A conversation with Doug Fiero, EMC's manager of enterprise storage networks

InfoStor: NAS has always seemed to be an afterthought at EMC, even though you've been shipping your Celerra NAS server since 1996. Now that the NAS market is exploding, are you getting more aggressive?

Fiero: Yes. A number of applications are fueling NAS adoption, particularly Internet-related applications that require file sharing, including Web pages, software engineering, e-mail sharing, and CAD/CAM.

What's your take on the NAS vs. SAN argument?

We believe that the two complement each other. It's not one versus the other, it's one and the other.

For example, Celerra gives you Ethernet-attached file sharing on the front end, and on the back end you can have Fibre Channel-attached SAN storage with Symmetrix and our directors.

Do you have any plans to decouple Celerra from Symmetrix?

No. Most of our Celerra customers don't only buy Celerra and Symmetrix, they also buy SRDF, TimeFinder, and other integrated software applications that reside on Symmetrix to give them the ability to do remote recovery, disaster recovery, etc.

As you step up your NAS efforts, I'm sure Network Appliance is squarely in your sites. How do you differentiate Celerra from NetApp's NAS filers?

First, scalability. We have 14 data movers in a single frame. Then, performance.

We far exceed any other vendor in performance. Also, failover and redundancy, or availability.

What performance numbers are you claiming?

In our most recent benchmarks, we achieved about 105,000 I/Os per second [a 60% performance improvement over the previous version of Celerra].

What's the revenue growth rate in your NAS product line?

Our Q2 NAS revenues were up 660% over Q2 of the year before. [In the first six months of this year, EMC's NAS revenues increased almost 10x over the first half of 1999.]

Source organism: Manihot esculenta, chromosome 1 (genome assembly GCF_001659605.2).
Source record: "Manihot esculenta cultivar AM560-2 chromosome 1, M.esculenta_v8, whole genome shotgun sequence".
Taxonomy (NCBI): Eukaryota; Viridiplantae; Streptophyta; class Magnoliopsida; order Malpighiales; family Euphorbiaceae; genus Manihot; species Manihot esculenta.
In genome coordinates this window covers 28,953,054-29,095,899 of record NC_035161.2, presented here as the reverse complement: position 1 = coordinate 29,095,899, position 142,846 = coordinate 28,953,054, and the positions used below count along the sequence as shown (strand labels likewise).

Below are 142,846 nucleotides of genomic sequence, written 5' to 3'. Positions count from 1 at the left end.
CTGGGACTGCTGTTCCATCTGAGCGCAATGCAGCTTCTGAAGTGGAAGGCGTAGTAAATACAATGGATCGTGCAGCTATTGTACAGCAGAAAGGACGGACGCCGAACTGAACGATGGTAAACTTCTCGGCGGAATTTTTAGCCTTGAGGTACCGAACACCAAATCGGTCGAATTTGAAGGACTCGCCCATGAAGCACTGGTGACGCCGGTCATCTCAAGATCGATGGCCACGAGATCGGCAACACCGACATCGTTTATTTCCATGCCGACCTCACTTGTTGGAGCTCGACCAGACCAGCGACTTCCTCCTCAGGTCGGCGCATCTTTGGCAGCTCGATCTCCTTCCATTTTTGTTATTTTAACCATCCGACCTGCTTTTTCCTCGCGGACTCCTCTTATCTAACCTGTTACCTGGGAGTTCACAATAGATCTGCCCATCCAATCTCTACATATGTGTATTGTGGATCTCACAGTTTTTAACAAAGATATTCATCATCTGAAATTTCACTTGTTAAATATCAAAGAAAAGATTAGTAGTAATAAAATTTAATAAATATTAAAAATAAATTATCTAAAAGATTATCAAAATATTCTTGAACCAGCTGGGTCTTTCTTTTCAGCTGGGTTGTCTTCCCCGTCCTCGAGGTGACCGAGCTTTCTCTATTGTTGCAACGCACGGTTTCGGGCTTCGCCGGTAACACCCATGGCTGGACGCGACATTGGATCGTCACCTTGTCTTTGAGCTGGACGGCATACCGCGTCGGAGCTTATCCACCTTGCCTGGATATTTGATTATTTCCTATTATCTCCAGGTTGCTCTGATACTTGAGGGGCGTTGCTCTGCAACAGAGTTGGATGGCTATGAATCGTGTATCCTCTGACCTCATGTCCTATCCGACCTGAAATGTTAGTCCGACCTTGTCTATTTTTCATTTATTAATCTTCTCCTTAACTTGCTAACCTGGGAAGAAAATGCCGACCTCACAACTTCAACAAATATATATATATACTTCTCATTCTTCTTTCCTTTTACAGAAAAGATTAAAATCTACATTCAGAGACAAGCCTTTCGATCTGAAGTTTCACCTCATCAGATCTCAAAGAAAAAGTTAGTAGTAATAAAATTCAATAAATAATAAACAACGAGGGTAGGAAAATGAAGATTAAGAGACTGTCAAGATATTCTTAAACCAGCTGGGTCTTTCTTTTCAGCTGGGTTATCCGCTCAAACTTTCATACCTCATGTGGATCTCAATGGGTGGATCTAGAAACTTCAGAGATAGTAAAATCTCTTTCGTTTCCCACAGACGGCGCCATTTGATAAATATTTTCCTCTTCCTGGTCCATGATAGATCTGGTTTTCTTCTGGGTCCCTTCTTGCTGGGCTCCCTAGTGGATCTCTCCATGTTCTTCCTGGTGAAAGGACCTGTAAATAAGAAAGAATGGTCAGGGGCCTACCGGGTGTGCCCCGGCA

Do you plan to support Network Appliance's DAFS [Direct Access File System]?

We don't have a position on it now. We're reviewing and evaluating it.

A lot of people talk about the convergence of NAS and SAN, but at a base definition NAS is at the file level and SAN is at the block level. Can the two architectures come together or is the NAS+SAN argument just a ploy to avoid the NAS vs. SAN argument?

It's a little bit of both. In reality, today there's no technology that can drive block-level I/O and file sharing together. In the future you'll see bridges that will enable Fibre Channel to work with IP networks, but that won't really solve the problem of file sharing vs. block I/O architectures.

So you don't see a convergence of block-level I/O and file-level I/O?

It'll be some time. But the technologies of NAS and SAN will continue to converge.

If IP-based storage becomes reality, then I could see some sort of convergence, at least in terms of definitions if not technologies. Would you agree?

Yes, but there are a lot of standards to be developed and accepted before IP storage will see the light of day.

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Doug Fiero
enterprise storage networks, EMC

This article was originally published on November 01, 2000